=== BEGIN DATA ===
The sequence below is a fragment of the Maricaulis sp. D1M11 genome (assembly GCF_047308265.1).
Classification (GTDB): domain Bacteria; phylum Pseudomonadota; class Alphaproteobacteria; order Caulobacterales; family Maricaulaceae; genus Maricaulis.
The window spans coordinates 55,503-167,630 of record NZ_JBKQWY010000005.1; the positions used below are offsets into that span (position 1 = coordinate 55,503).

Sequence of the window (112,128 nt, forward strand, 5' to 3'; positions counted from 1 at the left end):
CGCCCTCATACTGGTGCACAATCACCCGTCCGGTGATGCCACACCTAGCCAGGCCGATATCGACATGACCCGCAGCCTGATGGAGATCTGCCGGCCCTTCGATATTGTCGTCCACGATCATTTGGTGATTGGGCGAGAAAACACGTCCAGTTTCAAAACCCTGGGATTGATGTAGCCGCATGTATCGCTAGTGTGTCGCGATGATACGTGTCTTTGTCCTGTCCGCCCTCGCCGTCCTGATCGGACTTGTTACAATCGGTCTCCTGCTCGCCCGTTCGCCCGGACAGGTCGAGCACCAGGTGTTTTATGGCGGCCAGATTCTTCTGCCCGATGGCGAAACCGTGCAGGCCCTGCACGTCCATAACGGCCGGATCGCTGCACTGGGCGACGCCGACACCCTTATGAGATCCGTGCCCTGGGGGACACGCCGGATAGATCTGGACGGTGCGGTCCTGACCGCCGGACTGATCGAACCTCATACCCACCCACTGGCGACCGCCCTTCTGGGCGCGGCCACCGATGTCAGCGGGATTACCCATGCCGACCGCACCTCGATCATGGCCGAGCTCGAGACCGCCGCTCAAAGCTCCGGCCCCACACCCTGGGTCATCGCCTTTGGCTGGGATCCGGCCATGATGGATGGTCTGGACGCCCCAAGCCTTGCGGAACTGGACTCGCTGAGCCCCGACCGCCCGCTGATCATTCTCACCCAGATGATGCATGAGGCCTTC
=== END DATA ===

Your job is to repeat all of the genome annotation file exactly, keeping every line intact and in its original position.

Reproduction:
The sequence below is a fragment of the Maricaulis sp. D1M11 genome (assembly GCF_047308265.1).
Classification (GTDB): domain Bacteria; phylum Pseudomonadota; class Alphaproteobacteria; order Caulobacterales; family Maricaulaceae; genus Maricaulis.
The window spans coordinates 55,503-167,630 of record NZ_JBKQWY010000005.1; the positions used below are offsets into that span (position 1 = coordinate 55,503).

Sequence of the window (112,128 nt, forward strand, 5' to 3'; positions counted from 1 at the left end):
CGCCCTCATACTGGTGCACAATCACCCGTCCGGTGATGCCACACCTAGCCAGGCCGATATCGACATGACCCGCAGCCTGATGGAGATCTGCCGGCCCTTCGATATTGTCGTCCACGATCATTTGGTGATTGGGCGAGAAAACACGTCCAGTTTCAAAACCCTGGGATTGATGTAGCCGCATGTATCGCTAGTGTGTCGCGATGATACGTGTCTTTGTCCTGTCCGCCCTCGCCGTCCTGATCGGACTTGTTACAATCGGTCTCCTGCTCGCCCGTTCGCCCGGACAGGTCGAGCACCAGGTGTTTTATGGCGGCCAGATTCTTCTGCCCGATGGCGAAACCGTGCAGGCCCTGCACGTCCATAACGGCCGGATCGCTGCACTGGGCGACGCCGACACCCTTATGAGATCCGTGCCCTGGGGGACACGCCGGATAGATCTGGACGGTGCGGTCCTGACCGCCGGACTGATCGAACCTCATACCCACCCACTGGCGACCGCCCTTCTGGGCGCGGCCACCGATGTCAGCGGGATTACCCATGCCGACCGCACCTCGATCATGGCCGAGCTCGAGACCGCCGCTCAAAGCTCCGGCCCCACACCCTGGGTCATCGCCTTTGGCTGGGATCCGGCCATGATGGATGGTCTGGACGCCCCAAGCCTTGCGGAACTGGACTCGCTGAGCCCCGACCGCCCGCTGATCATTCTCACCCAGATGATGCATGAGGCCTTC